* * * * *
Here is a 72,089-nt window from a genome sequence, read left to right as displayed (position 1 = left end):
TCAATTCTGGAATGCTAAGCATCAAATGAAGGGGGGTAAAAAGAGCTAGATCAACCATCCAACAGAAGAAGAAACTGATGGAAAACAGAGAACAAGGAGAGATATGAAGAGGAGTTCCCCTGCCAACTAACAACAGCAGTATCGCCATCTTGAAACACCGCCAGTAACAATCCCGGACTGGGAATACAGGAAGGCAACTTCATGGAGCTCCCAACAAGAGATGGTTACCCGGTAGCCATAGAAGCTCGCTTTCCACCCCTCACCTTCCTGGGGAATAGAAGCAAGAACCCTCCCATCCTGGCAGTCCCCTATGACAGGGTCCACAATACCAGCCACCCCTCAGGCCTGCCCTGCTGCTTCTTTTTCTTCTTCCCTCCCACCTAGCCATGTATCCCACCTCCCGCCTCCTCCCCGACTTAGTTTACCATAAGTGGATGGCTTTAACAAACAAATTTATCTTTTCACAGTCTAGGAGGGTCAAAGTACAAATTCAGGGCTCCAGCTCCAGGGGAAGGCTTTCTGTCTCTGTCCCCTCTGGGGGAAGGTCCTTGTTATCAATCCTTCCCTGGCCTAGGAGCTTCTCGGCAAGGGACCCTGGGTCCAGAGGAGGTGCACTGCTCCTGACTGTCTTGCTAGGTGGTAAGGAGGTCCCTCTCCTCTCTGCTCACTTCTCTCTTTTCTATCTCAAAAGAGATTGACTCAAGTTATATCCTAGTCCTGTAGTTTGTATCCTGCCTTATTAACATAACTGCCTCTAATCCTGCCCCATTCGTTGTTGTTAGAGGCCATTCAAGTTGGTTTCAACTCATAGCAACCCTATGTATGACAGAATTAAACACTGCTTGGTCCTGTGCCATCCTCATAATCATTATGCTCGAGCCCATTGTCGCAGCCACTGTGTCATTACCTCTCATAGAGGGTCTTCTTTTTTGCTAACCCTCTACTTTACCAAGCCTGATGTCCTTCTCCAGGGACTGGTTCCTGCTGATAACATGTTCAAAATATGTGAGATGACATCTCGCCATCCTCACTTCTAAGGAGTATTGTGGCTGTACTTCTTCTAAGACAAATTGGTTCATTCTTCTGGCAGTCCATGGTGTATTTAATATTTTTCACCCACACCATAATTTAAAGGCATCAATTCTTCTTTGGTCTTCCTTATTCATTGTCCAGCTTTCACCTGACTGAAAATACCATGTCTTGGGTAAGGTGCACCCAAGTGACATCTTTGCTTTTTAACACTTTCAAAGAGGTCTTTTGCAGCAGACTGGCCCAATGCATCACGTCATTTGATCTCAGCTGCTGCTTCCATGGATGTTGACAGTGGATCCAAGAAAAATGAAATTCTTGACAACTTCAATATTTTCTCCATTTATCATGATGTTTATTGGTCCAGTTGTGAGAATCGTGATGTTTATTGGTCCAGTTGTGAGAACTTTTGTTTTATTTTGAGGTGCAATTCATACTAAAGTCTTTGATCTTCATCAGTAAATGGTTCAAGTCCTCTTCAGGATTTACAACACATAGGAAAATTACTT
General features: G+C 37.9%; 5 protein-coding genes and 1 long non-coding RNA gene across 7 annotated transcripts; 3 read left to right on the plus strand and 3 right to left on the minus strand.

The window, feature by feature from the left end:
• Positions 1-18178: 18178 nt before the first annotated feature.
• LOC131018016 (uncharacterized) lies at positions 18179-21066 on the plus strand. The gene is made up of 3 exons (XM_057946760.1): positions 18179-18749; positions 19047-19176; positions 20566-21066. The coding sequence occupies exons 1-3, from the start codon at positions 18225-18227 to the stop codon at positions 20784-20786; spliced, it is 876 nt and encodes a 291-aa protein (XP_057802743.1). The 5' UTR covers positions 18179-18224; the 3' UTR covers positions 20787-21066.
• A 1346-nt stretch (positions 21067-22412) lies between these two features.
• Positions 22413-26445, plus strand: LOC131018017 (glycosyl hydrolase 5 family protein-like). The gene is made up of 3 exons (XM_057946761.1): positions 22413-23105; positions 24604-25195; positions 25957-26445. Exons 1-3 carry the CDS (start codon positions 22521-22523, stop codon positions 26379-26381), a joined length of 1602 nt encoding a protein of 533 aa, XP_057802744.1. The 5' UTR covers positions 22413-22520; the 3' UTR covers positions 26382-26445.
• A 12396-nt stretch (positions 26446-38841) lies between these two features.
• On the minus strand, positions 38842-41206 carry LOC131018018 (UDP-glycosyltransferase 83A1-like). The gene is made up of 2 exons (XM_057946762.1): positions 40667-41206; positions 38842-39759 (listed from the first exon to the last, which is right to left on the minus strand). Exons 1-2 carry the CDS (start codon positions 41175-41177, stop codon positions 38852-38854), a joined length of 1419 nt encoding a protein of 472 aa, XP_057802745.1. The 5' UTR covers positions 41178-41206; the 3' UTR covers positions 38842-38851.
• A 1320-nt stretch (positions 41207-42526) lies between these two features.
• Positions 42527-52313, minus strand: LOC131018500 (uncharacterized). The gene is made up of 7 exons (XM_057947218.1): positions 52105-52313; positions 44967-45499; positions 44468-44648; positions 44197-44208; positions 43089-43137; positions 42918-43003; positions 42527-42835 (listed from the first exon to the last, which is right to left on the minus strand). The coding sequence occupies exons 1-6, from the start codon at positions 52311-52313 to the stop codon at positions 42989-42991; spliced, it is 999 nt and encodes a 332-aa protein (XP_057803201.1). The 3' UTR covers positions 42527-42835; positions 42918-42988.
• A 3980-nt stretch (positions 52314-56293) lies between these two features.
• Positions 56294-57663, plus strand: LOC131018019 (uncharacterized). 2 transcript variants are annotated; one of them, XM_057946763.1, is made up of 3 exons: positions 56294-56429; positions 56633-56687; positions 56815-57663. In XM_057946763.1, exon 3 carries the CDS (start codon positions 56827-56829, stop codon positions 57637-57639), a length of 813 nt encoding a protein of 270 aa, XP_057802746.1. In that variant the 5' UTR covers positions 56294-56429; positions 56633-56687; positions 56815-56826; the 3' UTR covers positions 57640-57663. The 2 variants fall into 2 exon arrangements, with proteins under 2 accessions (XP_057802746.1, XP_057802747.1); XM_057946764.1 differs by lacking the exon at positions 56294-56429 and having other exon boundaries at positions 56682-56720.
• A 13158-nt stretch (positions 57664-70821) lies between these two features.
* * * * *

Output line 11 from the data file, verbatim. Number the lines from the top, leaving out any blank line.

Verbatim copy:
• A 1320-nt stretch (positions 41207-42526) lies between these two features.